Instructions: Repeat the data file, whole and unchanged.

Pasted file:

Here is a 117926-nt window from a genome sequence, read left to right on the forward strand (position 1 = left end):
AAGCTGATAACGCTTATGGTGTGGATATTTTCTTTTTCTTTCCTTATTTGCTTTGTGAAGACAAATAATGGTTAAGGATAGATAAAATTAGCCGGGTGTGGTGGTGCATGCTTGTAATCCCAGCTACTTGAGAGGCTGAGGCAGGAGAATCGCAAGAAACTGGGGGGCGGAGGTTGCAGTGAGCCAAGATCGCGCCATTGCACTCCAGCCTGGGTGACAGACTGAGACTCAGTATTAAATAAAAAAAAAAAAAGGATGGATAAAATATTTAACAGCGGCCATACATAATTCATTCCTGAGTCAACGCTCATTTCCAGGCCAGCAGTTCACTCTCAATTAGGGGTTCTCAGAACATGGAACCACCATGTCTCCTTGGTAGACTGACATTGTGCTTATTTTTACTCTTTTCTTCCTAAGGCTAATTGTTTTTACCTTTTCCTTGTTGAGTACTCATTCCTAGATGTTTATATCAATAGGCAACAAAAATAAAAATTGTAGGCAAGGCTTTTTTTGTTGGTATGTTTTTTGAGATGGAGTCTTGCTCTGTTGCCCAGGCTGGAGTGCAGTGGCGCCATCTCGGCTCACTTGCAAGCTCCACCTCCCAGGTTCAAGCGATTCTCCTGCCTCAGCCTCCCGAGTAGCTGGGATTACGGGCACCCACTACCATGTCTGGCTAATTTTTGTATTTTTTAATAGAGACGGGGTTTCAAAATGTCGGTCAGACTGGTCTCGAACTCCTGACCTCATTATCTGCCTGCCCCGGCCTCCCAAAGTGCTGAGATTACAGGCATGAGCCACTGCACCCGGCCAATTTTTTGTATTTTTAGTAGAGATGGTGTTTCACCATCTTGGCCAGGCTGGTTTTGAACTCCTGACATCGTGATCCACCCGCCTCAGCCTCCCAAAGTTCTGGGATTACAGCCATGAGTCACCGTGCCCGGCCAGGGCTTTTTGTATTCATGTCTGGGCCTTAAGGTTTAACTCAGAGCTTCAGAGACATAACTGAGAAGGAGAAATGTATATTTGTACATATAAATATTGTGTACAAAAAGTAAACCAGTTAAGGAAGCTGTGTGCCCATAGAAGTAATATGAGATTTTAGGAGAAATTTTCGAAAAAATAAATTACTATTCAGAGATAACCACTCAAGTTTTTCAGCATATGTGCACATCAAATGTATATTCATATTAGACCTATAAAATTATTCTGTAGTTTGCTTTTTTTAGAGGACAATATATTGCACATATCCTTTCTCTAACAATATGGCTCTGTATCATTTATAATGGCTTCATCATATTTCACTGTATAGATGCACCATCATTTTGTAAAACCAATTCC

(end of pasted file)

Here is a 117926-nt window from a genome sequence, read left to right on the forward strand (position 1 = left end):
AAGCTGATAACGCTTATGGTGTGGATATTTTCTTTTTCTTTCCTTATTTGCTTTGTGAAGACAAATAATGGTTAAGGATAGATAAAATTAGCCGGGTGTGGTGGTGCATGCTTGTAATCCCAGCTACTTGAGAGGCTGAGGCAGGAGAATCGCAAGAAACTGGGGGGCGGAGGTTGCAGTGAGCCAAGATCGCGCCATTGCACTCCAGCCTGGGTGACAGACTGAGACTCAGTATTAAATAAAAAAAAAAAAAGGATGGATAAAATATTTAACAGCGGCCATACATAATTCATTCCTGAGTCAACGCTCATTTCCAGGCCAGCAGTTCACTCTCAATTAGGGGTTCTCAGAACATGGAACCACCATGTCTCCTTGGTAGACTGACATTGTGCTTATTTTTACTCTTTTCTTCCTAAGGCTAATTGTTTTTACCTTTTCCTTGTTGAGTACTCATTCCTAGATGTTTATATCAATAGGCAACAAAAATAAAAATTGTAGGCAAGGCTTTTTTTGTTGGTATGTTTTTTGAGATGGAGTCTTGCTCTGTTGCCCAGGCTGGAGTGCAGTGGCGCCATCTCGGCTCACTTGCAAGCTCCACCTCCCAGGTTCAAGCGATTCTCCTGCCTCAGCCTCCCGAGTAGCTGGGATTACGGGCACCCACTACCATGTCTGGCTAATTTTTGTATTTTTTAATAGAGACGGGGTTTCAAAATGTCGGTCAGACTGGTCTCGAACTCCTGACCTCATTATCTGCCTGCCCCGGCCTCCCAAAGTGCTGAGATTACAGGCATGAGCCACTGCACCCGGCCAATTTTTTGTATTTTTAGTAGAGATGGTGTTTCACCATCTTGGCCAGGCTGGTTTTGAACTCCTGACATCGTGATCCACCCGCCTCAGCCTCCCAAAGTTCTGGGATTACAGCCATGAGTCACCGTGCCCGGCCAGGGCTTTTTGTATTCATGTCTGGGCCTTAAGGTTTAACTCAGAGCTTCAGAGACATAACTGAGAAGGAGAAATGTATATTTGTACATATAAATATTGTGTACAAAAAGTAAACCAGTTAAGGAAGCTGTGTGCCCATAGAAGTAATATGAGATTTTAGGAGAAATTTTCGAAAAAATAAATTACTATTCAGAGATAACCACTCAAGTTTTTCAGCATATGTGCACATCAAATGTATATTCATATTAGACCTATAAAATTATTCTGTAGTTTGCTTTTTTTAGAGGACAATATATTGCACATATCCTTTCTCTAACAATATGGCTCTGTATCATTTATAATGGCTTCATCATATTTCACTGTATAGATGCACCATCATTTTGTAAAACCAATTCC